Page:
Chemistry key for volleyball success
When a Big Ten coach told women’s volleyball Head Coach Brad Keller that USC and UCLA were leaving the Pac-12, he didn’t believe it.
“I had no clue, and I didn’t believe him too,” said Keller in an interview with the Daily Trojan. “He told me I was like, ‘Yeah, whatever. You got to be kidding me.’”
The move came out of nowhere and, ironically, while Keller was in Big Ten country recruiting. He’s in full support of the move, one he called “really exciting” that has already made a “significant change” in recruiting.
But for now, Keller’s main focus is turning around a program that hasn’t won 20 games in a season since 2018. This year’s team might be the one to break that streak.
“I’m excited about this team because of how into it they are and how bought in they are to each other and just the enthusiasm,” he said. “And there’s a lot on the table here that’s really, really positive.”
Keller expects this year’s team to be “very athletic” with the task of learning how to “pass and touch the ball well.”
Senior Skylar Fields and sophomore Mia Tuaniga are expected to be “dynamic players.” Senior opposite hitter Emilia Weske is coming off another strong season. Players have been putting in extra work together since the spring semester too, building strong chemistry they lacked last season, according to Weske.
But the Trojans will look a lot different this year compared to last.
Eleven out of 17 players are new to USC, including the nation’s top recruiting class and two graduate transfers. Four of the six statistical leaders from last season — Brooke Botkin, Brooklyn Schirmer, Candice Denny and Sabrina Smith — are all gone.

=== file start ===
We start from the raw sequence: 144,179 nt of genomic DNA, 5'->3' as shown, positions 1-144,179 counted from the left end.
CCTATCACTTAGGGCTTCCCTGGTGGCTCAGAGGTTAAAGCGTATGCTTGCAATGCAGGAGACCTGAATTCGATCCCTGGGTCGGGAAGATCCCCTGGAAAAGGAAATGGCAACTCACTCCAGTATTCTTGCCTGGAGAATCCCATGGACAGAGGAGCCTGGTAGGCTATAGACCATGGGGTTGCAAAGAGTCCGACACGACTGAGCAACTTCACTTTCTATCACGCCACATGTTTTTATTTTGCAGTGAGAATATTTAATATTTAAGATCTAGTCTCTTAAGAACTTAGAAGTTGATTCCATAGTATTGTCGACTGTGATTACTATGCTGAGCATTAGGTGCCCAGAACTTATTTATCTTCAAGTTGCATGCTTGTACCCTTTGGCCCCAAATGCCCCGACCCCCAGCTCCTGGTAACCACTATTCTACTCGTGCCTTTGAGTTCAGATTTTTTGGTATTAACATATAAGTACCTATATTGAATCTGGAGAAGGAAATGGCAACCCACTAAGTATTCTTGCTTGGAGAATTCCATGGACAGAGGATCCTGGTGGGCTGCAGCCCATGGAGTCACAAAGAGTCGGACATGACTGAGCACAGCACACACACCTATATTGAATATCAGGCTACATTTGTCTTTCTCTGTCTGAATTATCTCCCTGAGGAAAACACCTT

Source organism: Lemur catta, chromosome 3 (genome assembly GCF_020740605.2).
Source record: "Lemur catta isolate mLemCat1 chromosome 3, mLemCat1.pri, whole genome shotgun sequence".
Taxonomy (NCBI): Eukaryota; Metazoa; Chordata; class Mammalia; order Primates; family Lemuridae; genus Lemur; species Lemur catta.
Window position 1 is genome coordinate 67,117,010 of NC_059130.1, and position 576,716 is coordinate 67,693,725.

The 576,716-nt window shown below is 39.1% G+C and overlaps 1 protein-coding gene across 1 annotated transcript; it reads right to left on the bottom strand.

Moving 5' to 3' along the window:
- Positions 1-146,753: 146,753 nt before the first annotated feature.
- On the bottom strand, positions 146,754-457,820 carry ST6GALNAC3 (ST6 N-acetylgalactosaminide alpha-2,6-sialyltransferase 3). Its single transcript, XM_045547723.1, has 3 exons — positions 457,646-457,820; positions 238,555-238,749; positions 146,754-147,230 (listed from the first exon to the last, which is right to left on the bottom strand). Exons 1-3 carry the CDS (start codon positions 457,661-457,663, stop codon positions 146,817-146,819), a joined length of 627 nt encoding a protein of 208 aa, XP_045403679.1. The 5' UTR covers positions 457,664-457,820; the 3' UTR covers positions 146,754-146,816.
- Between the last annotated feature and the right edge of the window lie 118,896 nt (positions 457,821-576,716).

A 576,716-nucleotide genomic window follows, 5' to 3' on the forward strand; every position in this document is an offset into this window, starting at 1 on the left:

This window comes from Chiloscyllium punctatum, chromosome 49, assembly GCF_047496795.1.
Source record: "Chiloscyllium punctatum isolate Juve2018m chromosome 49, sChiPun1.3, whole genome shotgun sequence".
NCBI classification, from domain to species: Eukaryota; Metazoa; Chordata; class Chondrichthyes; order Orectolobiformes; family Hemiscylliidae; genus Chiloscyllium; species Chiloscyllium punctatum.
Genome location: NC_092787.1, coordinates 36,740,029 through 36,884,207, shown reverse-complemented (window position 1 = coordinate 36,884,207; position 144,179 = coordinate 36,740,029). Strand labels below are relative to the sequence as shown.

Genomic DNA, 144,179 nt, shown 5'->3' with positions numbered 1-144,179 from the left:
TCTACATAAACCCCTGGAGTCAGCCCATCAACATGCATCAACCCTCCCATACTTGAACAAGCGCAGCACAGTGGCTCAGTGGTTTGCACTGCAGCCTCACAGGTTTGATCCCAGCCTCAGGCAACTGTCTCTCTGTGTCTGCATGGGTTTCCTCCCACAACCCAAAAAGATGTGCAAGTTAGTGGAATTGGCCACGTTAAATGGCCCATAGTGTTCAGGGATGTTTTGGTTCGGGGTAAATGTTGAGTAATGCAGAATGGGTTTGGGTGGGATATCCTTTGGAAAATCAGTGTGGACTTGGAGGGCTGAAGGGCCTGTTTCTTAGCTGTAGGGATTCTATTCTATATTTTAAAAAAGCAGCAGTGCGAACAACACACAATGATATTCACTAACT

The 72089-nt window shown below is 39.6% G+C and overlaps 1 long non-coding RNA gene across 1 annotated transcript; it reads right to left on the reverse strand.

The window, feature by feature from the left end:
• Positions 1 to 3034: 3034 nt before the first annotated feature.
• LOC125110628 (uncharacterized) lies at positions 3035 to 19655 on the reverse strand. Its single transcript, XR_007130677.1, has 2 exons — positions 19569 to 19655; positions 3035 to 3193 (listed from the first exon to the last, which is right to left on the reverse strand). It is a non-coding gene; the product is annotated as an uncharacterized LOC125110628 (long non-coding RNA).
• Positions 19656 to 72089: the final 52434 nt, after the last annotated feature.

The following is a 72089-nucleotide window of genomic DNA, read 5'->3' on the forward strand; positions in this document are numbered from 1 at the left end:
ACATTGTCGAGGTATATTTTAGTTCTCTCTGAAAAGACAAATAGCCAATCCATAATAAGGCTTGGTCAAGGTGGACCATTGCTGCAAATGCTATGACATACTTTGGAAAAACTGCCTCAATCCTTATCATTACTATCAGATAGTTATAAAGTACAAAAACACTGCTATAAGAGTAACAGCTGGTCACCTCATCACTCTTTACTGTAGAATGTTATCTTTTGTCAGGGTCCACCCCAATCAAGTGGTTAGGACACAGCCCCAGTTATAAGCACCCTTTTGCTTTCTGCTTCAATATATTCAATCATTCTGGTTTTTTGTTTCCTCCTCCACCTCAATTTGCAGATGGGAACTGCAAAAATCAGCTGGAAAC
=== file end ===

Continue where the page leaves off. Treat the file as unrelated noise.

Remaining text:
With all the new faces and lost contributors, it begs the question: Where’s all this excitement coming from?
“On and off the court, just the enthusiasm and the love for this and the buy-in and just the genuine smiles of ‘you want to be here 24/7’ type of thing is what you want to have … as a coach for your athletes,” Keller said. “They want to be around each other.”
The improved chemistry of this year’s team is the biggest difference for Weske so far.
Weske said playing during the pandemic with restrictions and not being able to socialize with teammates off the court “definitely had an effect on our game.”
There’s already been a major shift in the camaraderie of the team behind the new additions.
“Overall, we’re a younger team now, a much younger team, and I think you can feel that everyone’s full of energy,” she said.
There’s still work to be done on the court though. USC started practice just last Monday with its season debut set for Aug. 26 against Colgate.
An emphasis for Keller this season will be ensuring the Trojans come out to a strong start, something he said last season was a learning lesson.
USC began the first month last year with a 5-6 record, seemingly playing catch up the rest of the schedule. As the Trojans notched wins late into the season, it became too little, too late.
Paying attention to the smaller details may be the difference maker in a better start, Keller said.
“I always tell my team about the low hanging fruit or the things that are easy that you need to take care of and really be able to touch the ball well and take care of the easy points or the easy transitions or the easy situations where you are on top of it,” he said. “So I think a lot of attention to those simpler things because those are easy points and you have to capitalize on those easy points.”
In a job that has become “180 [degrees] different” because of the transfer portal and NIL, the goal is still the same for the third-year head coach.
It’s championship or bust.
“The goal is going to be always competing for national championships. We clearly need to get back into the playoffs, and we clearly need to, once we get back in playoffs, make deep runs,” Keller said. “We just got to get there.”
USC’s quest for its sixth national championship begins on Aug. 26.